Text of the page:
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Team Members: Dev Niyogi (University of Texas at Austin), Carmen Llanes Pulido (Go Austin, Vamos Austin), Marc Coudert (City of Austin), Sergio Castellanos (University of Texas at Austin), Matt Bartos (University of Texas at Austin), Paola Passalacqua (University of Texas at Austin), Jacqueline Moss (University of Texas at Austin), Harsh Kamath (University of Texas at Austin), Jessica Jones (University of Texas at Austin / City of Austin), Nina Collard (St. Edwards University), Elizabeth Dyer (Allegheny College)

Executive Summary: The City of Austin, TX (ATX) wants to strategically address equity and environmental justice (EEJ) through climate resiliency and infrastructure investment options. This strategic path has challenges. One important being, prioritizing the neighborhoods where investments are made relative to the hotspots of environmental stresses they experience. Our project partner, Go Austin/Vamos Austin (GAVA), has compiled information and experiences that show the disproportionate environmental extremes the historically underserved neighborhoods face and the additional costs they incur due to rising housing prices and associated cost of living. Yet, for community groups to advance the arguments and advocate for meaningful municipal policy change they need to better identify leverage points in the local policy process and better environmental data. This data integration project combines municipal policy analysis, local community experiences and independent geospatial data from academic teams to provide a more effective means for the City to undertake EJ decisions.

Accordingly, our transdisciplinary team from GAVA, City of Austin, and University of Texas at Austin (UT), is integrating satellite data products to advance equity and environmental justice by building on UT’s Austin Area Sustainability Indicators data portal (A2SI,, led by PI Bixler). From this work we will develop the “climate atlas”. Concurrently, we are conducting an extensive analysis of city council resolutions so that the team has a better sense of the underlying inputs and proposed actions related to city resolutions related to climate extremes and on the ground impacts. At the intersection of the climate atlas and the policy analysis will be an “advocacy and accountability” guide for community groups. This will be developed in year 2 of the project.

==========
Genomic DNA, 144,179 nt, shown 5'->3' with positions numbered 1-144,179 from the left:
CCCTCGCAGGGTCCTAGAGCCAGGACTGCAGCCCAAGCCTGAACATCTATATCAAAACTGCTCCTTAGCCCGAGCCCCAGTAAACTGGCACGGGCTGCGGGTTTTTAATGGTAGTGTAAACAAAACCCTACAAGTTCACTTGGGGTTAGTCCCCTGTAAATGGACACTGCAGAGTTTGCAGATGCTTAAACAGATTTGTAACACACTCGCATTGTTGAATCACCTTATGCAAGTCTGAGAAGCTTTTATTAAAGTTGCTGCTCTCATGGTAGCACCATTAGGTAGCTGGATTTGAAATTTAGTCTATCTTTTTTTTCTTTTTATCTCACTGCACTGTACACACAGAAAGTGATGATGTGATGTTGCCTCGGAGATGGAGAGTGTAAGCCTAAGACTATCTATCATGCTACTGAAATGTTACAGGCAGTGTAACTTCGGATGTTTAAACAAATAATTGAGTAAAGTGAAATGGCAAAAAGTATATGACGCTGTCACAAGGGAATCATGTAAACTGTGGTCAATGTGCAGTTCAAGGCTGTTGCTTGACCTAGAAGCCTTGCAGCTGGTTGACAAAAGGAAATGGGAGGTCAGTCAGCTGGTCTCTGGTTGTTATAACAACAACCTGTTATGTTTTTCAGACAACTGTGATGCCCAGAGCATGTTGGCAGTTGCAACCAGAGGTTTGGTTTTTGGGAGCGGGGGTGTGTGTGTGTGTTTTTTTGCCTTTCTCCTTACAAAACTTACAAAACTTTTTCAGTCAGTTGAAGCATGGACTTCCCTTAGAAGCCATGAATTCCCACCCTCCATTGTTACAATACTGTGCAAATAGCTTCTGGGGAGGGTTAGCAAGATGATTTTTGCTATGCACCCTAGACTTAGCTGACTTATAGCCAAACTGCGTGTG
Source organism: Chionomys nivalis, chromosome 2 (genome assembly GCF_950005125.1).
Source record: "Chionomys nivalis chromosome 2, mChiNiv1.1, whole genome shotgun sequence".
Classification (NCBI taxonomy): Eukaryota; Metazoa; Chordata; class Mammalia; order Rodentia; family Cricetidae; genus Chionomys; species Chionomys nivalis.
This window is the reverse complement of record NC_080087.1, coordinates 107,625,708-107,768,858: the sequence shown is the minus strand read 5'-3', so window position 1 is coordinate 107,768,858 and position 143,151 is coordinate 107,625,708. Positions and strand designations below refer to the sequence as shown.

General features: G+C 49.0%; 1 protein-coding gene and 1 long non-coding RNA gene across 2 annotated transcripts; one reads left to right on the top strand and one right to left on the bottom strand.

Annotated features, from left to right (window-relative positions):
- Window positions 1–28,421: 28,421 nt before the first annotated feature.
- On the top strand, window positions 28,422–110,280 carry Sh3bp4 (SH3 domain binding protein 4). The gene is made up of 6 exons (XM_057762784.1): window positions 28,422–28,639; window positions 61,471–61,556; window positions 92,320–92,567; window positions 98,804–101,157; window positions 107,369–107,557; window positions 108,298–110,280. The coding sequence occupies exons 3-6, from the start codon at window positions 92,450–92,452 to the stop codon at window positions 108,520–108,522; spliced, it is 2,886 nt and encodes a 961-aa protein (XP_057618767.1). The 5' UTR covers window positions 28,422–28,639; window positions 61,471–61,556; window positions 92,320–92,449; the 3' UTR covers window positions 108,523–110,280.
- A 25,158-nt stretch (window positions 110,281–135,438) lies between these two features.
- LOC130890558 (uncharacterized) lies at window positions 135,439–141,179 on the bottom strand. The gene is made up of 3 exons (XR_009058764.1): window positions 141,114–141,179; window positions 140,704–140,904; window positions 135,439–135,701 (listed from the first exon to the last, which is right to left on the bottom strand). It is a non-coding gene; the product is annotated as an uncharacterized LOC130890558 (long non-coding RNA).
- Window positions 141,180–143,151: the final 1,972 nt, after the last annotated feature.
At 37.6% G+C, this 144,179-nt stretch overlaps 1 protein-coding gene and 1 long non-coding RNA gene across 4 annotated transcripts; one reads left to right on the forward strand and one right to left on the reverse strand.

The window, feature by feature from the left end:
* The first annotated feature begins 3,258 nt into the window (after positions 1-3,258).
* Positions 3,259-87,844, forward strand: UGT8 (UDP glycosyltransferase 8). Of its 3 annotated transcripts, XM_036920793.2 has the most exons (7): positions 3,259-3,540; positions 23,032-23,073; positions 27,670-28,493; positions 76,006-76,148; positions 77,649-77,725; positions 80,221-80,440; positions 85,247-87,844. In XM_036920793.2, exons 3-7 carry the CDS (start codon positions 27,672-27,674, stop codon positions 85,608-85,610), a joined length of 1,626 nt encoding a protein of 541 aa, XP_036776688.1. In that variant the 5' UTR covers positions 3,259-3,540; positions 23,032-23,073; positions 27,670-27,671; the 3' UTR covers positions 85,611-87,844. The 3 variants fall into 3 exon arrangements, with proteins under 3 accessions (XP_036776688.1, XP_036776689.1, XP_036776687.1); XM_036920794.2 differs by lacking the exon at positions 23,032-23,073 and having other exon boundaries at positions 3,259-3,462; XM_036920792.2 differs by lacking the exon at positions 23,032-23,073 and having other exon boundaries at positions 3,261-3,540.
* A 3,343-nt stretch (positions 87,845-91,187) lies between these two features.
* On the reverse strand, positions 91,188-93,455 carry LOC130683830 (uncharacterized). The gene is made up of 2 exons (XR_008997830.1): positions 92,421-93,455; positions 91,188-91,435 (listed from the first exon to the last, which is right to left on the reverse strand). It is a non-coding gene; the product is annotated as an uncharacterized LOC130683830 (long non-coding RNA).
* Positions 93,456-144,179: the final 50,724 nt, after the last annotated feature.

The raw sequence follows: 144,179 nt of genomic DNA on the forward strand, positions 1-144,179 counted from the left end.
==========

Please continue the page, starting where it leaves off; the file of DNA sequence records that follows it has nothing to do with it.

An underlying goal of this project is to cross the boundary between community organizations, the university and the City decisions spheres to advance equity-based and resilience-related outcomes, which we refer to as “reflexive co-production.” For us, reflexive co-production is where partners acknowledge the various starting assumptions and find alignment in undertaking the research process and project deliverables. Iteratively revisiting our assumptions will help us more directly align science and action. Our overarching hypothesis is that by integrating remote sensing observations, socioeconomic data, survey data, and qualitative data that we can equip community groups with the tools to advocate and advance planning and city decision-making in ways that are more equitable and just.